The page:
Helping Germany’s DAX outperform, Bayer AG gained 5.8 per cent after reports that the company is set to reach a settlement this week with US plaintiffs that claim its glyphosate-based weedkillers cause cancer.

German metals trader Kloeckner & Co jumped 17.5 per cent after it provided a positive earnings outlook for the second quarter.

Payments company Wirecard, mired in an accounting scandal, bounced 18.8 per cent after shedding more than 140 per cent in the past three sessions.

UK-listed drugmaker Hikma Pharmaceuticals fell 5.6 per cent after a major shareholder sold most of its nearly 1 billion pound ($1.8 billion) stake.

North America

Wall Street’s three major indexes closed higher on Tuesday as improving economic data and the prospect of more stimulus bolstered hopes of a swift recovery, while a jump in technology shares powered the Nasdaq to another record high.

While all the indexes pared gains late in the session to close below their peaks for the day, the Nasdaq managed to register its fifth record high close this month. Apple Inc provided the biggest boost followed by Amazon.com and Microsoft.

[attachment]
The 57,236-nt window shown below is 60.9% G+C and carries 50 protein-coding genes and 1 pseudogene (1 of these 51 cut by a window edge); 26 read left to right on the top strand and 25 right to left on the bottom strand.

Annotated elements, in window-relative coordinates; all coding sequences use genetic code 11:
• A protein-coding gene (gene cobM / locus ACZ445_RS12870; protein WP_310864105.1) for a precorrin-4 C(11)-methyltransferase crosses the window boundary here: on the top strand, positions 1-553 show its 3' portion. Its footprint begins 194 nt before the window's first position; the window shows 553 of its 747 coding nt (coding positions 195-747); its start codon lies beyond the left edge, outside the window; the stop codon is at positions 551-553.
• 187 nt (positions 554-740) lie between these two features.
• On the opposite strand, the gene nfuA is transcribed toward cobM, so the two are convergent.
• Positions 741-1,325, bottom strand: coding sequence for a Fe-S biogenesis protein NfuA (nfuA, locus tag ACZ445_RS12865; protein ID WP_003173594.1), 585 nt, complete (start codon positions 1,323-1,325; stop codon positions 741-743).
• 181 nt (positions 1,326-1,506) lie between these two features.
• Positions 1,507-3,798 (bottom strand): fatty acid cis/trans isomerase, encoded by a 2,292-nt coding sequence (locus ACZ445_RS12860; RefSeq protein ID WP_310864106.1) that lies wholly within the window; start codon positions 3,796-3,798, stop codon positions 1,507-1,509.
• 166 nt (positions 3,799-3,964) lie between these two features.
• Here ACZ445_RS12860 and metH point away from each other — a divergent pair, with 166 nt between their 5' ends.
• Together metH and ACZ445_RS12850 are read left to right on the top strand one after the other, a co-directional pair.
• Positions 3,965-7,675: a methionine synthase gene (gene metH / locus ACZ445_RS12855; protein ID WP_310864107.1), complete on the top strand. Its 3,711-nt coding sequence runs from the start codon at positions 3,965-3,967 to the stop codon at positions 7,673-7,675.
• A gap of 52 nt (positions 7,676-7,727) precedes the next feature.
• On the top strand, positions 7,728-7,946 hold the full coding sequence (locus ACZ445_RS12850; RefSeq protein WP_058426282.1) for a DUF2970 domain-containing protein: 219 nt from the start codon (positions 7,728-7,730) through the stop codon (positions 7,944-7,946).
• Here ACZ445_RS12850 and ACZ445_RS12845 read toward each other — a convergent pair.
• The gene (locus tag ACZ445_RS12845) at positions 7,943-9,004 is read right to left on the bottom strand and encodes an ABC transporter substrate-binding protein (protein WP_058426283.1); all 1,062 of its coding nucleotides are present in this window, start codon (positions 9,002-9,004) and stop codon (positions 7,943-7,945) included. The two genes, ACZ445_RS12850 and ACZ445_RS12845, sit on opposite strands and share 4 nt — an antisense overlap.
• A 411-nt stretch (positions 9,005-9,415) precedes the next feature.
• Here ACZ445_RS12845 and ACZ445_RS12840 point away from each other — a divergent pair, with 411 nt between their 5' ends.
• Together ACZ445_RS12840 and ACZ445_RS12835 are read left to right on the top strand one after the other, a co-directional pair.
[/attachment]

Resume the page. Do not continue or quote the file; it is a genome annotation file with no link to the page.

Data showed that the pace of contraction in the US manufacturing and services sectors slowed in June as businesses reopened after lockdowns that started in mid-March.

Also, new home sales jumped 16.6 per cent in May, blowing past estimates of a 2.9 per cent rise.

The mood may have been dampened a little by a New York Times report that European Union countries were prepared to block Americans from entering because the US has failed to control the coronavirus pandemic.

Then US Treasury Secretary Steven Mnuchin said that the next stimulus bill will be focused on getting people back to work quickly and that he would consider a further delay of the tax filing deadline.